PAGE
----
Education

Building Public Schools in the City: The Role of Neighborhood Context on Voter Support for School Bonds

January 28, 2021 // 0 Comments

By Rachel Moskowitz (Trinity College) | With American cities’ socio-economic cleavages and ethnic diversity growing, policy making on urban public school issues has become ever more complex. For instance, what happens when the majority of voters are of a different racial group than a majority of the students in a city? One of the primary responsibilities of municipal government is the provision of public goods for its residents. Public education is one of the most substantial of these public goods. Decisions about education are often controversial; local education policy and politics are hotly contested and the outcomes can dramatically impact the lives of metropolitan residents. Read More

InnovateGov in Detroit: Connecting the university’s most vital resource to a city’s most urgent challenges

January 8, 2020 // 0 Comments

Kesicia Dickinson, Marty Jordan, Sarah Reckhow, and Joshua Sapotichne | On July 18, 2013, the City of Detroit filed for Chapter 9 bankruptcy, the largest U.S. municipality to declare bankruptcy. The city’s financial crisis had severe consequences for the day-to-day operations of city government -- diminishing capacity to collect taxes, to respond to blight in neighborhoods, and to provide a baseline of public services and social supports. Through the InnovateGov program, we have developed a way to connect Michigan State University’s (MSU) most vital resource -- talented and motivated students -- to local government agencies and nonprofits charged with governing post-bankruptcy Detroit. Our students work on projects directly contributing to service delivery and resident engagement in a city where fiscal cuts have drained human capital and the benefits of a downtown resurgence have scarcely touched many of the city’s neighborhoods. Read More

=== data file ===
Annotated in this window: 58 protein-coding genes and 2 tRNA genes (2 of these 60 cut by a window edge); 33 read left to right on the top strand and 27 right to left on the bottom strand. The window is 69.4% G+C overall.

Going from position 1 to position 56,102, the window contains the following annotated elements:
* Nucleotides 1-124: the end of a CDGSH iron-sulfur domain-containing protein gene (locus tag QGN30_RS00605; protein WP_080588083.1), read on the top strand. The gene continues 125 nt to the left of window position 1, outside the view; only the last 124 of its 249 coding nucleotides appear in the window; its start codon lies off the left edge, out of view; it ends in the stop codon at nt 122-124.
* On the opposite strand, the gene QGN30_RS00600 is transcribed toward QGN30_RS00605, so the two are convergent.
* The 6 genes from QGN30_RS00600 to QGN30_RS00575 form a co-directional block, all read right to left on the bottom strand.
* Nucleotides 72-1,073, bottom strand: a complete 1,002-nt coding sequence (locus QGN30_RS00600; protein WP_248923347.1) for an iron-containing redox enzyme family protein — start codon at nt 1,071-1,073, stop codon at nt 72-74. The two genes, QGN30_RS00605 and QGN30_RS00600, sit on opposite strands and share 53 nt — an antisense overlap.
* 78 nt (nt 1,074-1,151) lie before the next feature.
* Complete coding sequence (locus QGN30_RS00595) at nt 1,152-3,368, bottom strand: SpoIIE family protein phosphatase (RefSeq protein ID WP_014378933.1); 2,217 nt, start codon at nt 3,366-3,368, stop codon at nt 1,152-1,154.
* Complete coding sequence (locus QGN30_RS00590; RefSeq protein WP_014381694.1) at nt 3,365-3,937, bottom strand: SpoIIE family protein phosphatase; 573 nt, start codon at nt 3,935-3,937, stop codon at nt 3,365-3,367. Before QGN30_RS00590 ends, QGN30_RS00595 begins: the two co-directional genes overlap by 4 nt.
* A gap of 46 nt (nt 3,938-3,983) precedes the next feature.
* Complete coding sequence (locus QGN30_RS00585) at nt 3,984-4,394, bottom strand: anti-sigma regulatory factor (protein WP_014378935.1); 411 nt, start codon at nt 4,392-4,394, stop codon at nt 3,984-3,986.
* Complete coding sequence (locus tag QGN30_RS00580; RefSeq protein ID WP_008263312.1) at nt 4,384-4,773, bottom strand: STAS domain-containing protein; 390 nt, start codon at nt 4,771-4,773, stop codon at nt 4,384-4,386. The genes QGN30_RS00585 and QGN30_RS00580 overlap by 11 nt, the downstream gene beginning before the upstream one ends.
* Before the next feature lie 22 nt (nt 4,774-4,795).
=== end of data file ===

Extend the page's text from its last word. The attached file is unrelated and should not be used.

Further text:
The Liberal Arts Action Lab: Community-Initiated Urban Research in Hartford, Connecticut

November 6, 2019 // 0 Comments

Megan Brown | At traditional academic research centers, faculty and graduate students make decisions on what topics to study. The Liberal Arts Action Lab reverses roles by empowering local residents of Hartford, Connecticut to drive this process. Prospective community partners from different neighborhood groups and non-profit organizations submit one-page proposals about real-world problems they wish to solve. All must agree to share their proposals on a public web page, designed to share -- rather than hide -- what different organizations are planning to work on. Read More

Right Cause, Wrong Method? Examining the Politics of State Takeover in Georgia

September 27, 2019 // 0 Comments

Richard O. Welsh, Sheneka Williams, Shafiqua Little, and Jerome Graham | There is widespread agreement among educational stakeholders on the urgency of school improvement. Educational actors ranging from policymakers, educators, parents to non-profit organizations and corporations insist that the public school system has failed too many underprivileged children and improving struggling schools is a central challenge in public education. Read More

Preserving Education as a Public Good: Commentaries on ‘The Fight For America’s Schools’

July 23, 2019 // 2 Comments